A New Beginning for our Forests

A New Beginning for our Forests

Smith Op-Ed in The San Diego Union-Tribune
December 08, 2003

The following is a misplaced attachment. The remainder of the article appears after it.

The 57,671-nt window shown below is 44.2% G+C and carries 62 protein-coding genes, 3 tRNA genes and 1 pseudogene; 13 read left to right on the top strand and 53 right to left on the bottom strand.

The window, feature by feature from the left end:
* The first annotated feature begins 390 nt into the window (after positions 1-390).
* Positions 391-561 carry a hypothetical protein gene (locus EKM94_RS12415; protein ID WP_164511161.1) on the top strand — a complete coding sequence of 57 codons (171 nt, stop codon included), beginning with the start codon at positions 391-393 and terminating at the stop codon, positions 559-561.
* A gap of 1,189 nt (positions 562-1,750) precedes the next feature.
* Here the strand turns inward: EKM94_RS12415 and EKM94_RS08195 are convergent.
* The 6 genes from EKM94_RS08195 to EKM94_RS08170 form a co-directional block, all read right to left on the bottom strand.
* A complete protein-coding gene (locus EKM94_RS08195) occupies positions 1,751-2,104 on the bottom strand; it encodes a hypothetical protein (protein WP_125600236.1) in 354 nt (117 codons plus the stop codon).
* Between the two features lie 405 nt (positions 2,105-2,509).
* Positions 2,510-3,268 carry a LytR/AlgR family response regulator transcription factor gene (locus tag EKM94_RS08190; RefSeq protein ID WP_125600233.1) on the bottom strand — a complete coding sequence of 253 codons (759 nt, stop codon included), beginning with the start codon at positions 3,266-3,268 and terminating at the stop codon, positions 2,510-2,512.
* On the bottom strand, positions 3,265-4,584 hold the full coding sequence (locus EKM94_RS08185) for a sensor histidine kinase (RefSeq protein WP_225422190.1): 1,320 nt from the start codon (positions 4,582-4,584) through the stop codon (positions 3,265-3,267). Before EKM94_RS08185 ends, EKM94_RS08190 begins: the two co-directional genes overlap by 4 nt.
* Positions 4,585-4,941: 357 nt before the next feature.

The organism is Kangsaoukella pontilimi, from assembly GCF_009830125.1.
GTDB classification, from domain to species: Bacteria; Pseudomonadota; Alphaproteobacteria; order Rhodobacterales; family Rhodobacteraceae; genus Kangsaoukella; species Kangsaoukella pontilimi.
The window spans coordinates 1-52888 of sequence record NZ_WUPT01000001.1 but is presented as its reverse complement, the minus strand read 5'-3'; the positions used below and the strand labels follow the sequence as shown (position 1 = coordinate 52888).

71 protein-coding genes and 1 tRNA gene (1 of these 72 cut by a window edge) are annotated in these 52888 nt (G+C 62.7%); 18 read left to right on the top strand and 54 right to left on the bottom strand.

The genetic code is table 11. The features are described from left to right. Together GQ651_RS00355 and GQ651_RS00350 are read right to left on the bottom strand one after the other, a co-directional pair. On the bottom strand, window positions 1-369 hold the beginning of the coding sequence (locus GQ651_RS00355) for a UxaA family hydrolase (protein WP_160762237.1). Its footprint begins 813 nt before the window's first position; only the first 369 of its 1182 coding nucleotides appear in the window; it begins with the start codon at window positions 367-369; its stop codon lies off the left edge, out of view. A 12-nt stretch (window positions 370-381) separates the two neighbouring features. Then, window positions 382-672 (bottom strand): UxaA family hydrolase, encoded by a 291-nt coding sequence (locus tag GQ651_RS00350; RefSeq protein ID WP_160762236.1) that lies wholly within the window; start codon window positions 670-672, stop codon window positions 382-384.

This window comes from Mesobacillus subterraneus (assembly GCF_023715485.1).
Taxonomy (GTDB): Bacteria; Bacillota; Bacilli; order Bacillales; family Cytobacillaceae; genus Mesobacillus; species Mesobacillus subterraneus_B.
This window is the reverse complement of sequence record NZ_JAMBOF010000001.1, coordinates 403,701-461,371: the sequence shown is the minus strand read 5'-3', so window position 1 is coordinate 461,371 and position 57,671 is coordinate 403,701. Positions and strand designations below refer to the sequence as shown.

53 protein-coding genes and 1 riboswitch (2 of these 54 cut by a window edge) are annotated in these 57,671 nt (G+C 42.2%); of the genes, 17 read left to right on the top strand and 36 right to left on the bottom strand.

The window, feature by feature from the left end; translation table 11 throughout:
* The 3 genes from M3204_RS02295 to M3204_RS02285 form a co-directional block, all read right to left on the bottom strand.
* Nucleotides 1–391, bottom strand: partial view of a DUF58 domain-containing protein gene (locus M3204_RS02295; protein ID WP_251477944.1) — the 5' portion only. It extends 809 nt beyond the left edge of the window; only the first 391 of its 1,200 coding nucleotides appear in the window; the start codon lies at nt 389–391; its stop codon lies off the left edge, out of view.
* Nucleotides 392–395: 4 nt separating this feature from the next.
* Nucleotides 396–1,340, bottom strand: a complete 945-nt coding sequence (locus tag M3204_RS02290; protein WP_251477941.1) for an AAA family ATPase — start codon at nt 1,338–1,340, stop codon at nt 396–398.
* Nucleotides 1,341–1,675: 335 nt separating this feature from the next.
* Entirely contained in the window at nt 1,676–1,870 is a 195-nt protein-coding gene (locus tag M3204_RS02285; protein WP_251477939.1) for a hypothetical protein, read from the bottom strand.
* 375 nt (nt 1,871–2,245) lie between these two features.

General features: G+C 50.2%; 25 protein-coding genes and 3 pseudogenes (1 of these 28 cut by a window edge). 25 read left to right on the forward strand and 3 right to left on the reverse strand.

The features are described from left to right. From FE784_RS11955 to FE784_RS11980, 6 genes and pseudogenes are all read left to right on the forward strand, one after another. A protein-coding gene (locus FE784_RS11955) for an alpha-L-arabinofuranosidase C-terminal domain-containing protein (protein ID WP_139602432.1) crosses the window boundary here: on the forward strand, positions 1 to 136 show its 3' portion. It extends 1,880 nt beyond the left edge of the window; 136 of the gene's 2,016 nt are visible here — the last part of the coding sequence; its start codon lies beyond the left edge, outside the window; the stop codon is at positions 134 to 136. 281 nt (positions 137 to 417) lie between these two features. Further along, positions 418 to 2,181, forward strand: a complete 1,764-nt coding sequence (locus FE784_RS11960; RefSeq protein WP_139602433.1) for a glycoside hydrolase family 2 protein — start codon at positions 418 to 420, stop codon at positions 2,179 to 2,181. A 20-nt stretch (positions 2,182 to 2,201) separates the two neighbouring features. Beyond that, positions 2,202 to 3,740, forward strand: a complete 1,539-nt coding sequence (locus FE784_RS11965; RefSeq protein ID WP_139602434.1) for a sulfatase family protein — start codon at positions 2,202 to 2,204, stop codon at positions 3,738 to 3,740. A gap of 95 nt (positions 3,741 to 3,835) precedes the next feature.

The devastating <?xml:namespace prefix = st1 ns = "urn:schemas-microsoft-com:office:smarttags" />Yellowstone National Park fires of 1988 first began to focus national attention on the condition of our nation's forests. The highly controversial policy of letting nature-caused fires burn uncontrolled (called "natural regulation"), touted by one of Yellowstone's top ecologists, quickly caused debate in the U.S. Congress. Eight Congresses have since convened, and hearings have occupied ever-growing time in the Senate and the House. Forestry professionals, ecologists, biologists and environmentalists in government, academia and non-governmental organizations have presented volumes of studies, data and photos. It has become clear to almost all parties that there is a crisis in the national forests.A century of federal and state total suppression of all fires, propelled by Smokey the Bear's constant harangues, has created historically unnatural forests, dense with hazardous accumulations of dead and dying trees, duff, pinecones and fallen or wind-toppled trees and near-impenetrable thickets of smaller trees crowding the forest floor under the mature forest. Prolonged droughts across much of the West, together with the dense, overcrowded young trees, have stressed the forests and weakened their resistance to disease, insects and beetles, which have reached epidemic levels in many national forests.From convincing documentation of this ticking time bomb condition of the forests has come the call for major efforts to reduce these fuel loads and restore the forests to a healthy condition.And that is where the catch has been. When will healthy forests be restored, how will it be done, and who will do it?Many in the government forest and fire agencies, forestry schools and associations (as well as timber associations) and a growing number of forest ecologists and fire ecologists have called for massive thinning of the forests to restore their health. Some of the leading forest ecologists say landscape- scale thinning of wild lands covering hundreds of thousands of acres is necessary to return the forests to pre-settlement conditions, when regular low- intensity fires would creep along the surface, promoting natural, healthy, and open, park-like forests.Liberal environmental groups argue that this is just a Bush- promoted effort to subsidize “Big Timber,” and all that is necessary is to thin narrow buffers around forest communities. Greenpeace has argued that a 200-foot-wide buffer will suffice. And all argue that wild lands and road less areas must remain inviolate.This sounds plausible to urbanites in the East and Midwest: Remove the fuels and people and communities are fireproof. The Greens fail to mention that fires commonly spot ahead of the flame front considerable distances, jumping roads, rivers, interstates and firebreaks. And large conflagrations fueled by kiln-dry fuels and forests, high temperature, low humidity and strong winds create literal firestorms, with flames and balls of fire, clouds of red- hot embers and burning branches carried ahead -- sometimes for miles.The Forest Guardians have admitted that while some forest thinning is appropriate, timber companies must not be permitted to benefit. Liberal environmentalists and many in Congress seem more concerned about the possibility of someone making a profit than in restoring forest health. They worry that timber companies will be allowed to harvest some marketable trees to pay for removing the unmarketable brush, tiny-diameter trees, and decayed and beetle-riddled trees.But if we can't expect private companies, loggers or unionized workers to do it for free, who will? It will be a staggeringly long, expensive effort to reduce the hazardous biomass accumulations. And the Forest Guardians and allied Green groups have not volunteered to undertake an altruistic campaign.Over the past five years, more than 28 million acres have burned - - an area larger than the Commonwealth of Virginia. California, Oregon, Arizona and Colorado have seen their worst recorded fires. And it's not just trees that have been destroyed; it's also wildlife and habitat, endangered species and critical habitat and watersheds, along with homes, communities and human lives.On May 20, the House voted 256-170 for a comprehensive Healthy Forests Restoration Act. On Oct. 30, the Senate finally followed suit 80-14, driven by the mounting toll of deaths and destruction in California. But winter rains and snow doused the fires and the enthusiasm of the Senate's liberal Democrats to bring the bills to conference. Despite intense lobbying by the Sierra Club and other Greens, however, Senate Democrats finally agreed to conference. Both houses quickly agreed on a conference report, and on Nov. 21, the House and the Senate passed the Healthy Forests Restoration Act of 2003.Rep. Richard Pombo, R-Tracy, and Sen. Dianne Feinstein jointly celebrated the bill's passage, proof that the destruction in Southern California was not for naught. President Bush will shortly sign it, giving a long-overdue Christmas present to America's forests, wildlife and people -- planting the seeds that will help to end the era of burning our nation's forests and begin a new era of healthy stewardship.<?xml:namespace prefix = o ns = "urn:schemas-microsoft-com:office:office" />